70 laid off at trucker's Shore office Cutback part of bid to revitalize Preston

March 06, 1993|By Suzanne Wooton | Suzanne Wooton,Staff Writer

About 70 nonunion workers were laid off yesterday at Preston Trucking Co.'s headquarters in Caroline County as part of a move by Yellow Freight Systems Inc. to help make Preston profitable again.

In all, Yellow Freight laid off 150 nonunion Preston employees and said it was seeking a 9 percent temporary wage reduction from the trucking company's remaining 5,600 workers.

The layoffs at Preston's corporate headquarters in tiny Preston affected office workers and management. Other Preston layoffs were scattered at Preston terminals throughout the Northwest and Central states.

For the Eastern Shore, it was the second significant layoff recently. Campbell Soup Co. laid off 800 workers last month in Salisbury.

The cost reduction moves -- expected to save some $20 million over the next year -- came just weeks after Yellow Freight finalized its takeover of the financially troubled Preston.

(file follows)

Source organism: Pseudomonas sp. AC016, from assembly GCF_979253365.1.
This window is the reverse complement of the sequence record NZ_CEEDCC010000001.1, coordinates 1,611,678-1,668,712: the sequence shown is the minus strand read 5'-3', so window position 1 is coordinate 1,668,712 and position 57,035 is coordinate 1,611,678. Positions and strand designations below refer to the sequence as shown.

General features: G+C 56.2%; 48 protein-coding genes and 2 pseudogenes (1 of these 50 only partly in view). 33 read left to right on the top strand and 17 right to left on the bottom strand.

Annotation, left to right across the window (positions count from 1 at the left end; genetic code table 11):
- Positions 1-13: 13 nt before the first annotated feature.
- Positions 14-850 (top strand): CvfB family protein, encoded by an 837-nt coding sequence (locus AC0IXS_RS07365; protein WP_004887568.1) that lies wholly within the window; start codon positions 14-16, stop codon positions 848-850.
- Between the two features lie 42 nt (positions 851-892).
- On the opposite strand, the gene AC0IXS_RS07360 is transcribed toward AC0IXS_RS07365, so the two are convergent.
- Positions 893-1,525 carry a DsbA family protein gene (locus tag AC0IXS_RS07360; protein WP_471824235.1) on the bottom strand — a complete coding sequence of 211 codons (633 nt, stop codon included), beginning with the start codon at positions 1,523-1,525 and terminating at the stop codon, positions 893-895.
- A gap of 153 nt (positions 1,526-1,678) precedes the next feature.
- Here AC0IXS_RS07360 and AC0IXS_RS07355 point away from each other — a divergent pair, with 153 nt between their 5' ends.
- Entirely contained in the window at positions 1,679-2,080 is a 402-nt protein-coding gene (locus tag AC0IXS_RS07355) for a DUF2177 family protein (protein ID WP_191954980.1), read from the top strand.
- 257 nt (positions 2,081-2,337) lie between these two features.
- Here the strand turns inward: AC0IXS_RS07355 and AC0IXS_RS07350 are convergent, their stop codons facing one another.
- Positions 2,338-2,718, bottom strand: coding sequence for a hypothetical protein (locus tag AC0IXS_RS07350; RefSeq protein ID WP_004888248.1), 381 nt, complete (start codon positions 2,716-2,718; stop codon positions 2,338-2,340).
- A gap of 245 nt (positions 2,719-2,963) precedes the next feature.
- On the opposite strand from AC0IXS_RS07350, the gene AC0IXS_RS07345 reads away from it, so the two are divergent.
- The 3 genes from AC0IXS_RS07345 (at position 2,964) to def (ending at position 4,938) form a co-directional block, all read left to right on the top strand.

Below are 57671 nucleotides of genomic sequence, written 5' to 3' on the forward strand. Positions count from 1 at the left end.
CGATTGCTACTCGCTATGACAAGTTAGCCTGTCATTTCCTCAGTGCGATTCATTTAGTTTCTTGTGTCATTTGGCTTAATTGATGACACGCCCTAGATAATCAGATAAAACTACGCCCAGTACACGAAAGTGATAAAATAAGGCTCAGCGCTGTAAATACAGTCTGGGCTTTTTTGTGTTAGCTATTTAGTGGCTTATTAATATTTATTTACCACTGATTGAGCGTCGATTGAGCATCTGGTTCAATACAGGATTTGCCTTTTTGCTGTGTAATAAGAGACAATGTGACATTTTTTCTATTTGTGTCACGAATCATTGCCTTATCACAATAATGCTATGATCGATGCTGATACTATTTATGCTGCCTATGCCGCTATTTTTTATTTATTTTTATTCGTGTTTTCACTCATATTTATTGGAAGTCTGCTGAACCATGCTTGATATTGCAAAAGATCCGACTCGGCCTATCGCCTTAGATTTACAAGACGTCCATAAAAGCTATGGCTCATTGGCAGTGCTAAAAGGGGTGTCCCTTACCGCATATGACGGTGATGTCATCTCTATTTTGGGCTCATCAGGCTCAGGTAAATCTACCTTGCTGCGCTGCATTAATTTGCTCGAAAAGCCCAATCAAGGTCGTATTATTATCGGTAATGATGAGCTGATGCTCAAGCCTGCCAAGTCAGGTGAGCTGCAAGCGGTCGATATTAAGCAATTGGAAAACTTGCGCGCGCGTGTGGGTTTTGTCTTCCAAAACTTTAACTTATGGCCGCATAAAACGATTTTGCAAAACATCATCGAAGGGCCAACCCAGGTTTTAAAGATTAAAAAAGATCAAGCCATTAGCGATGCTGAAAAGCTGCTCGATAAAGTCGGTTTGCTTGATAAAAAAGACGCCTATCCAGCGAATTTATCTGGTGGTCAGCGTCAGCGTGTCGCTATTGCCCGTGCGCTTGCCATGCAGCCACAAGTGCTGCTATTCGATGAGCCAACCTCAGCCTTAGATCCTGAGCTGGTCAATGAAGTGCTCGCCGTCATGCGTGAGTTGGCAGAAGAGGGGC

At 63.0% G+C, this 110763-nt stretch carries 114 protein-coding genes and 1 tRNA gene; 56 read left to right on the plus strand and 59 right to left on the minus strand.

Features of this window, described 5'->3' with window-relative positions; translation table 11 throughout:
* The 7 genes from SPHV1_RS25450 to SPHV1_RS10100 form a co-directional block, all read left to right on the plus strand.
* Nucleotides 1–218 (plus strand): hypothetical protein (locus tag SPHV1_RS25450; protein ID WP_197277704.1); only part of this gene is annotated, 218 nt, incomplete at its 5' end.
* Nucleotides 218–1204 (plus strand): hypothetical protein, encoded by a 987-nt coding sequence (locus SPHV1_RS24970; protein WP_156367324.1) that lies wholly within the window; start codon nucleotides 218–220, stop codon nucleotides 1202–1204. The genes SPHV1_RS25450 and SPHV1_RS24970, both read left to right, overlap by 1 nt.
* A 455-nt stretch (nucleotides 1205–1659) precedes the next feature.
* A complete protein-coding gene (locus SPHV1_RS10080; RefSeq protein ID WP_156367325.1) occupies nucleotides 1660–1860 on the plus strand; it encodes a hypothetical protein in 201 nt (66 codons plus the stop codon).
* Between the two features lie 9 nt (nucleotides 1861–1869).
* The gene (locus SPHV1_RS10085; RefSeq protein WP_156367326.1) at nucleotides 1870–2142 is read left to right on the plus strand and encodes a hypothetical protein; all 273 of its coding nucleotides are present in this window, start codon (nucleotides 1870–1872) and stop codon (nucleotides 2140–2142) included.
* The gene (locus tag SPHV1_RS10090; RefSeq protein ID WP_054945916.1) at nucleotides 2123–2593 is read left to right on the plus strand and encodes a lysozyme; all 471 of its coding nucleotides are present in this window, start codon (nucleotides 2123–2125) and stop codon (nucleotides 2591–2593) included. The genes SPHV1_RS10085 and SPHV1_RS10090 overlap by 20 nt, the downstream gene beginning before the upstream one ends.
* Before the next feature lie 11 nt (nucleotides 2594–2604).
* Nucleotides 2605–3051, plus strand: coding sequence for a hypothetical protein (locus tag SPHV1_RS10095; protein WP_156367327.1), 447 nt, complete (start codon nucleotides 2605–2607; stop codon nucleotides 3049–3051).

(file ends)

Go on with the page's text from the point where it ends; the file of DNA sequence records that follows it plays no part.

"These are necessary," said Linda George, a spokeswoman for Yellow Freight. "We have a company that is losing $2 or $3 million a month. The hemorrhaging has to be stopped."

Ms. George characterized the layoffs as "very reasonable and even minimal," considering Preston's losses of $14.6 million last year.

Preston has nearly 1,000 workers in Maryland, with its largest terminal in Glen Burnie. Overall, the layoffs affected about 2.5 percent of Preston's work force, Ms. George said, but that included 70 of the 360 employees at the headquarters.

"With the layoffs at Campbell, it's not a good time on the Shore to be looking for a job," said Margaret Myers, president of the Caroline County Commissioners. "This is not going to be easy." In November, Preston, one of Maryland's largest and oldest publicly traded companies, agreed to be bought by Yellow Freight for $24 million in cash and the assumption of sizable debt.

Baltimore Sun Articles
Please note the green-lined linked article text has been applied commercially without any involvement from our newsroom editors, reporters or any other editorial staff.